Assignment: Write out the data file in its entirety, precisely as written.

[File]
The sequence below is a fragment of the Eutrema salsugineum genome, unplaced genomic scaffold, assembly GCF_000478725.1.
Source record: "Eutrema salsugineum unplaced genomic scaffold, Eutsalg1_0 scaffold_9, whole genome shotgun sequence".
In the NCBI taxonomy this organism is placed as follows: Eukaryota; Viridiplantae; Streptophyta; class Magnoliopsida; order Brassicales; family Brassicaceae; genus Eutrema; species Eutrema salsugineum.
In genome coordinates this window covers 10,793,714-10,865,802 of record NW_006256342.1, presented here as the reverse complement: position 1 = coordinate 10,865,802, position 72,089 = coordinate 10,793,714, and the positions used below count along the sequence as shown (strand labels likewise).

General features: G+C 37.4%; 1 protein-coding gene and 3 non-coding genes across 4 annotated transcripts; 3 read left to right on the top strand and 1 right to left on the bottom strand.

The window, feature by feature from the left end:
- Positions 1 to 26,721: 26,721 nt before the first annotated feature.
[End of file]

The sequence below is a fragment of the Eutrema salsugineum genome, unplaced genomic scaffold, assembly GCF_000478725.1.
Source record: "Eutrema salsugineum unplaced genomic scaffold, Eutsalg1_0 scaffold_9, whole genome shotgun sequence".
In the NCBI taxonomy this organism is placed as follows: Eukaryota; Viridiplantae; Streptophyta; class Magnoliopsida; order Brassicales; family Brassicaceae; genus Eutrema; species Eutrema salsugineum.
In genome coordinates this window covers 10,793,714-10,865,802 of record NW_006256342.1, presented here as the reverse complement: position 1 = coordinate 10,865,802, position 72,089 = coordinate 10,793,714, and the positions used below count along the sequence as shown (strand labels likewise).

General features: G+C 37.4%; 1 protein-coding gene and 3 non-coding genes across 4 annotated transcripts; 3 read left to right on the top strand and 1 right to left on the bottom strand.

The window, feature by feature from the left end:
- Positions 1 to 26,721: 26,721 nt before the first annotated feature.